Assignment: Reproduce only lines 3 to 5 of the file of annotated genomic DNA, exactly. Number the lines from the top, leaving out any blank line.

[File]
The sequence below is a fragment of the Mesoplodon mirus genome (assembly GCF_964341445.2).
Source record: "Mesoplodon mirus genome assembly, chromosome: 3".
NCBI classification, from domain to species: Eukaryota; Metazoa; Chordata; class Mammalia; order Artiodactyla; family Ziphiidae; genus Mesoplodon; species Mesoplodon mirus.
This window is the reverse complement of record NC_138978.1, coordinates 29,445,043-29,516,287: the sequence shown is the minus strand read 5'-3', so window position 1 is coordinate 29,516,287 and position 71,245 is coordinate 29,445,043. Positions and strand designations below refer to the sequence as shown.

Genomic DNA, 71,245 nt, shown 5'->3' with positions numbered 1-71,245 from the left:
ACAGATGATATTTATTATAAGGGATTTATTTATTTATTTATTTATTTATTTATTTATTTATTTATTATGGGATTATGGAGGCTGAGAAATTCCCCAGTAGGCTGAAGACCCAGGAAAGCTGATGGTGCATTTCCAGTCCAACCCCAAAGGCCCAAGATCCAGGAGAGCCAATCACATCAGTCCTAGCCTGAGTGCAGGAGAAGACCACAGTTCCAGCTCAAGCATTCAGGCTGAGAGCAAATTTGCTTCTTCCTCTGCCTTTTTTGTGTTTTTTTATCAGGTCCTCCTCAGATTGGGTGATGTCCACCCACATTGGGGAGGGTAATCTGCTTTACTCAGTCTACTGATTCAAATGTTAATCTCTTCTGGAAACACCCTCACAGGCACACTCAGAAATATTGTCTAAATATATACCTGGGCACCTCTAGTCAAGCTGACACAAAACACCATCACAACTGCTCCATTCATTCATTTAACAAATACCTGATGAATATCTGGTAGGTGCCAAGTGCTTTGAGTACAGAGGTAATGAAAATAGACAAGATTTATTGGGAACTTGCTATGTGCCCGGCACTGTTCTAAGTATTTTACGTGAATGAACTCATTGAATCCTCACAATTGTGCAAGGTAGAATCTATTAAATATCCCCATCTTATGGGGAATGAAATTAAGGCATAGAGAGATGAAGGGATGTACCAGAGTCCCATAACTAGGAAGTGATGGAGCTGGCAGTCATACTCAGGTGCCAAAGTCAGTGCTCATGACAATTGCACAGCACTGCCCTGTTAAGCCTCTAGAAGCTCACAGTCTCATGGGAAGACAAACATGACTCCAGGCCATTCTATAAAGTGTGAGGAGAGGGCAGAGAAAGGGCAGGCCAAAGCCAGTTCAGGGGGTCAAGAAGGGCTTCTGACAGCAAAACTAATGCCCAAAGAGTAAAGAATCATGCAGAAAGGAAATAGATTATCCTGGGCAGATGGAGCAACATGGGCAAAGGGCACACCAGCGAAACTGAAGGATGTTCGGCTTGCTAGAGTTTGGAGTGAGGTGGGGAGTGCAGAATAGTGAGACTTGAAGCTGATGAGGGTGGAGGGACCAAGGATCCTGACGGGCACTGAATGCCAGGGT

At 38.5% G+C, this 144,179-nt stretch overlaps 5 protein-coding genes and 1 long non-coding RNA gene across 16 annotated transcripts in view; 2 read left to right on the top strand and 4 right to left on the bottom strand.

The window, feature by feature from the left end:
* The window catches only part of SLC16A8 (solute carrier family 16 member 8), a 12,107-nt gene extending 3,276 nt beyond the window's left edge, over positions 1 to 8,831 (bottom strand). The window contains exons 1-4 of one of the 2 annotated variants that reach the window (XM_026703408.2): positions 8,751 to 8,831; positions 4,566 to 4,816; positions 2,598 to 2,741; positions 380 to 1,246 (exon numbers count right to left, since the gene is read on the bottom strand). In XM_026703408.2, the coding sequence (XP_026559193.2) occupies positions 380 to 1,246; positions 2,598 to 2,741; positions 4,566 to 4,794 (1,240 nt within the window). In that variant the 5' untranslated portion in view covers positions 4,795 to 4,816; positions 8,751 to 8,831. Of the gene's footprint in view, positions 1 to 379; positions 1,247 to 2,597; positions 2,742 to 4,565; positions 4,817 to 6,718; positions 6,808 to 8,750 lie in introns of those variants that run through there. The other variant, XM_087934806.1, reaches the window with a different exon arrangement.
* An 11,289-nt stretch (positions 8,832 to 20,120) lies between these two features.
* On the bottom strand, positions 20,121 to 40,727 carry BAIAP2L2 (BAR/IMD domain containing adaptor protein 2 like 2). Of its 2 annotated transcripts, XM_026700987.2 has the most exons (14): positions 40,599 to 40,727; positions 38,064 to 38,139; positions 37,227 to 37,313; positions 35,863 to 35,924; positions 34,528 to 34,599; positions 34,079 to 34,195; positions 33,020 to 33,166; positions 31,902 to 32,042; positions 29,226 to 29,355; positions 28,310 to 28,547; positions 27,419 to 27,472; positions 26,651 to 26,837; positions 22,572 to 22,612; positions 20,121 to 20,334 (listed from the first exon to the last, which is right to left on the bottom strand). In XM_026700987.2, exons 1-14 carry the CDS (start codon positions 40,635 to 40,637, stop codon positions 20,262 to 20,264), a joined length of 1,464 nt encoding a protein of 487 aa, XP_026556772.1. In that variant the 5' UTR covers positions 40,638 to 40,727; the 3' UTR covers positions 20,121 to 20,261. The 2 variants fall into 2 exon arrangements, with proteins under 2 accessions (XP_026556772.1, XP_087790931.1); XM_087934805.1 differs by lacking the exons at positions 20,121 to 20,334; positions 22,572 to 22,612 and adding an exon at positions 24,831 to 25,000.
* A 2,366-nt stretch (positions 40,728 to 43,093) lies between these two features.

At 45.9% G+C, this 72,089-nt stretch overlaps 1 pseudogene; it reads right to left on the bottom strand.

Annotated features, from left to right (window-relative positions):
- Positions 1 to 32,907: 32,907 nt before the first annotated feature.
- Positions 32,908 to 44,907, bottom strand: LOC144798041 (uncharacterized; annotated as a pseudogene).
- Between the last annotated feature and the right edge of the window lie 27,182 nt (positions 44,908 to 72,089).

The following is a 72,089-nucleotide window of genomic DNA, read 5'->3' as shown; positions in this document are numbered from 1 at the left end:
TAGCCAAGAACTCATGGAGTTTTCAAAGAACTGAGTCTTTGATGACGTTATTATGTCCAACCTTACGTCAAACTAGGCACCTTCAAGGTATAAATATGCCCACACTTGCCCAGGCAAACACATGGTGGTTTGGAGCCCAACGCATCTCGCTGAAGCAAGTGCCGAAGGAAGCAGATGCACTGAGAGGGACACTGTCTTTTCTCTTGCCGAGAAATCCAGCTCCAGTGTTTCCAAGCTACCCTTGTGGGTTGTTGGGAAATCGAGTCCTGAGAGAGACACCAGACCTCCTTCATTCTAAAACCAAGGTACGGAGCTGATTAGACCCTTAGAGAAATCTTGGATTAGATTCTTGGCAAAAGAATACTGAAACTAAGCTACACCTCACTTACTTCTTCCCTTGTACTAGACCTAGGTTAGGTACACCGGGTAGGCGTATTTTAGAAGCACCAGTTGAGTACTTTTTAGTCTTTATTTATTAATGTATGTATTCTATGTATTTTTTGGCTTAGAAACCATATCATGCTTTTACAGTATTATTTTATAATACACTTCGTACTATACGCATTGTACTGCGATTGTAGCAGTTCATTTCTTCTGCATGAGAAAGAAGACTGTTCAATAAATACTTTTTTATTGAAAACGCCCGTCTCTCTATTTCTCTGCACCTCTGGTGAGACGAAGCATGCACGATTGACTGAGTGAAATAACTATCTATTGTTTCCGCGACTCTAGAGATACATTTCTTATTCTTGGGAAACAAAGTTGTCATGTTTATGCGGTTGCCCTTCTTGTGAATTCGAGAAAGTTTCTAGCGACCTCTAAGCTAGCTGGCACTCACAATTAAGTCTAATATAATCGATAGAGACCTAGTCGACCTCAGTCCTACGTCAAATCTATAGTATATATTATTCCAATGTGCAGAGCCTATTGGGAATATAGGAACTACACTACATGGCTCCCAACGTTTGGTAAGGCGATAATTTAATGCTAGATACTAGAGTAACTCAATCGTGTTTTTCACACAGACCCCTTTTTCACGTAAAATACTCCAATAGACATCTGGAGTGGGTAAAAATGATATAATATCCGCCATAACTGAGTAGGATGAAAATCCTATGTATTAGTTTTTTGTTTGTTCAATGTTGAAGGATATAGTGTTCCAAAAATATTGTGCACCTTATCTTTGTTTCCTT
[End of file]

NCBI classification, from domain to species: Eukaryota; Metazoa; Chordata; class Mammalia; order Artiodactyla; family Ziphiidae; genus Mesoplodon; species Mesoplodon mirus.
This window is the reverse complement of record NC_138978.1, coordinates 29,445,043-29,516,287: the sequence shown is the minus strand read 5'-3', so window position 1 is coordinate 29,516,287 and position 71,245 is coordinate 29,445,043. Positions and strand designations below refer to the sequence as shown.

Genomic DNA, 71,245 nt, shown 5'->3' with positions numbered 1-71,245 from the left: